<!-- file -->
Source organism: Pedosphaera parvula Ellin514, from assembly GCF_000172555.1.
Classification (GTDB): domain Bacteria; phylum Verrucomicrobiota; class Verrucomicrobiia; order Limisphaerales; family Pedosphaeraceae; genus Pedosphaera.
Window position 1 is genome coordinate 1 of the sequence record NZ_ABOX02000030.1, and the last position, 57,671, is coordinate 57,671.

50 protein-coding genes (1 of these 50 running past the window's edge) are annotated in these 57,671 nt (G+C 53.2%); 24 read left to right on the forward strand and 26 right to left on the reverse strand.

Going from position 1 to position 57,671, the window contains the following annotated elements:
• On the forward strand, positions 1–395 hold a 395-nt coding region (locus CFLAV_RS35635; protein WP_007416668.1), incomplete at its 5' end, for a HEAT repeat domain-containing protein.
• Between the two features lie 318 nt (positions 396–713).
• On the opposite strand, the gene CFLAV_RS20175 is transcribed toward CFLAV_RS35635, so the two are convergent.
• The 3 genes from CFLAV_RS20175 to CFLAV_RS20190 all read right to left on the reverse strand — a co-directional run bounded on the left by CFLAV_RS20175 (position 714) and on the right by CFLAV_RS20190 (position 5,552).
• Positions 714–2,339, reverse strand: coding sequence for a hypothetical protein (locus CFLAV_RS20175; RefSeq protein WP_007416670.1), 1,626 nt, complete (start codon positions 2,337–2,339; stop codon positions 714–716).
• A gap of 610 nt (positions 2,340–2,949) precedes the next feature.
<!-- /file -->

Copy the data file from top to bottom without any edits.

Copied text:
Source organism: Pedosphaera parvula Ellin514, from assembly GCF_000172555.1.
Classification (GTDB): domain Bacteria; phylum Verrucomicrobiota; class Verrucomicrobiia; order Limisphaerales; family Pedosphaeraceae; genus Pedosphaera.
Window position 1 is genome coordinate 1 of the sequence record NZ_ABOX02000030.1, and the last position, 57,671, is coordinate 57,671.

50 protein-coding genes (1 of these 50 running past the window's edge) are annotated in these 57,671 nt (G+C 53.2%); 24 read left to right on the forward strand and 26 right to left on the reverse strand.

Going from position 1 to position 57,671, the window contains the following annotated elements:
• On the forward strand, positions 1–395 hold a 395-nt coding region (locus CFLAV_RS35635; protein WP_007416668.1), incomplete at its 5' end, for a HEAT repeat domain-containing protein.
• Between the two features lie 318 nt (positions 396–713).
• On the opposite strand, the gene CFLAV_RS20175 is transcribed toward CFLAV_RS35635, so the two are convergent.
• The 3 genes from CFLAV_RS20175 to CFLAV_RS20190 all read right to left on the reverse strand — a co-directional run bounded on the left by CFLAV_RS20175 (position 714) and on the right by CFLAV_RS20190 (position 5,552).
• Positions 714–2,339, reverse strand: coding sequence for a hypothetical protein (locus CFLAV_RS20175; RefSeq protein WP_007416670.1), 1,626 nt, complete (start codon positions 2,337–2,339; stop codon positions 714–716).
• A gap of 610 nt (positions 2,340–2,949) precedes the next feature.